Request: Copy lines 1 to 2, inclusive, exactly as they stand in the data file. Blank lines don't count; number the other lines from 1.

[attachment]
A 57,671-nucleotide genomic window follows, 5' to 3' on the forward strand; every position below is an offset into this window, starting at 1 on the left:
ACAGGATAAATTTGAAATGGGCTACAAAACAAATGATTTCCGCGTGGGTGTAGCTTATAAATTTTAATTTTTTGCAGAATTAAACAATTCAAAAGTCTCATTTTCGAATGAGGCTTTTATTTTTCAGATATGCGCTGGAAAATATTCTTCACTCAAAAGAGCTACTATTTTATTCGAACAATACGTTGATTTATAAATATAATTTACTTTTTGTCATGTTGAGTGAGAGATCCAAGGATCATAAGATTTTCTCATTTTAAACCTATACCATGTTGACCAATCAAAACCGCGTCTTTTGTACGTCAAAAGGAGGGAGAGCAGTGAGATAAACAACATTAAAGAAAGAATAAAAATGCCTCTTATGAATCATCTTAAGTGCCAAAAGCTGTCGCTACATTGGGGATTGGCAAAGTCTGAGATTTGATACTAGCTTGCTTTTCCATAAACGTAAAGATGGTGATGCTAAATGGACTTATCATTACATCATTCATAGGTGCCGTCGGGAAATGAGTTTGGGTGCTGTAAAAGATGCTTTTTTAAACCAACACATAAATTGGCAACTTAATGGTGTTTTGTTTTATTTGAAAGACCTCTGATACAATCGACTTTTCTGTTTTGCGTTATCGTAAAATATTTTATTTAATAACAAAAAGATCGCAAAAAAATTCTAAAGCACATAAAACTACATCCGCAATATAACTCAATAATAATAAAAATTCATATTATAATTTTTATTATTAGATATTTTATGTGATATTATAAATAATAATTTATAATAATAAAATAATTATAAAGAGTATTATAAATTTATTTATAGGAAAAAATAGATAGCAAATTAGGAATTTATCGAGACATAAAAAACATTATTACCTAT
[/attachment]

A 57,671-nucleotide genomic window follows, 5' to 3' on the forward strand; every position below is an offset into this window, starting at 1 on the left:
ACAGGATAAATTTGAAATGGGCTACAAAACAAATGATTTCCGCGTGGGTGTAGCTTATAAATTTTAATTTTTTGCAGAATTAAACAATTCAAAAGTCTCATTTTCGAATGAGGCTTTTATTTTTCAGATATGCGCTGGAAAATATTCTTCACTCAAAAGAGCTACTATTTTATTCGAACAATACGTTGATTTATAAATATAATTTACTTTTTGTCATGTTGAGTGAGAGATCCAAGGATCATAAGATTTTCTCATTTTAAACCTATACCATGTTGACCAATCAAAACCGCGTCTTTTGTACGTCAAAAGGAGGGAGAGCAGTGAGATAAACAACATTAAAGAAAGAATAAAAATGCCTCTTATGAATCATCTTAAGTGCCAAAAGCTGTCGCTACATTGGGGATTGGCAAAGTCTGAGATTTGATACTAGCTTGCTTTTCCATAAACGTAAAGATGGTGATGCTAAATGGACTTATCATTACATCATTCATAGGTGCCGTCGGGAAATGAGTTTGGGTGCTGTAAAAGATGCTTTTTTAAACCAACACATAAATTGGCAACTTAATGGTGTTTTGTTTTATTTGAAAGACCTCTGATACAATCGACTTTTCTGTTTTGCGTTATCGTAAAATATTTTATTTAATAACAAAAAGATCGCAAAAAAATTCTAAAGCACATAAAACTACATCCGCAATATAACTCAATAATAATAAAAATTCATATTATAATTTTTATTATTAGATATTTTATGTGATATTATAAATAATAATTTATAATAATAAAATAATTATAAAGAGTATTATAAATTTATTTATAGGAAAAAATAGATAGCAAATTAGGAATTTATCGAGACATAAAAAACATTATTACCTAT